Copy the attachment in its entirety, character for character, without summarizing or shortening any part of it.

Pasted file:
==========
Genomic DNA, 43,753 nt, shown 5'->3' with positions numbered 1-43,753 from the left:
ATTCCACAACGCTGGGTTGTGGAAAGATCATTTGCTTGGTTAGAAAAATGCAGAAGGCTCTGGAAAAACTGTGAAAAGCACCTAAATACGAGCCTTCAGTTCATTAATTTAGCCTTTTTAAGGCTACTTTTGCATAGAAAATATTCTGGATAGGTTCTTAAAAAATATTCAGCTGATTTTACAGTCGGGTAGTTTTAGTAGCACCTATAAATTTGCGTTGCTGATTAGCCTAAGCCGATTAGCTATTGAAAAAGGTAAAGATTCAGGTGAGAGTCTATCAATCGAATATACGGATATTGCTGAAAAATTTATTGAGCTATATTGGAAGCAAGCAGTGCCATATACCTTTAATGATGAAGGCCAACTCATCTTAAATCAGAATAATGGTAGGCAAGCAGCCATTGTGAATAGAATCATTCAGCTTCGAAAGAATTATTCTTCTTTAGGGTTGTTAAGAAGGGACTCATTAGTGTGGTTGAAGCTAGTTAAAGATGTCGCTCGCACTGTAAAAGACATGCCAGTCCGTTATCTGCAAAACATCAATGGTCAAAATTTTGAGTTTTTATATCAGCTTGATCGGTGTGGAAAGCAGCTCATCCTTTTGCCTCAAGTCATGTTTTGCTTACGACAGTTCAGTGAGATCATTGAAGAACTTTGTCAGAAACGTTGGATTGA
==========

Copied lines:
Genomic DNA, 43,753 nt, shown 5'->3' with positions numbered 1-43,753 from the left:
ATTCCACAACGCTGGGTTGTGGAAAGATCATTTGCTTGGTTAGAAAAATGCAGAAGGCTCTGGAAAAACTGTGAAAAGCACCTAAATACGAGCCTTCAGTTCATTAATTTAGCCTTTTTAAGGCTACTTTTGCATAGAAAATATTCTGGATAGGTTCTTAAAAAATATTCAGCTGATTTTACAGTCGGGTAGTTTTAGTAGCACCTATAAATTTGCGTTGCTGATTAGCCTAAGCCGATTAGCTATTGAAAAAGGTAAAGATTCAGGTGAGAGTCTATCAATCGAATATACGGATATTGCTGAAAAATTTATTGAGCTATATTGGAAGCAAGCAGTGCCATATACCTTTAATGATGAAGGCCAACTCATCTTAAATCAGAATAATGGTAGGCAAGCAGCCATTGTGAATAGAATCATTCAGCTTCGAAAGAATTATTCTTCTTTAGGGTTGTTAAGAAGGGACTCATTAGTGTGGTTGAAGCTAGTTAAAGATGTCGCTCGCACTGTAAAAGACATGCCAGTCCGTTATCTGCAAAACATCAATGGTCAAAATTTTGAGTTTTTATATCAGCTTGATCGGTGTGGAAAGCAGCTCATCCTTTTGCCTCAAGTCATGTTTTGCTTACGACAGTTCAGTGAGATCATTGAAGAACTTTGTCAGAAACGTTGGATTGA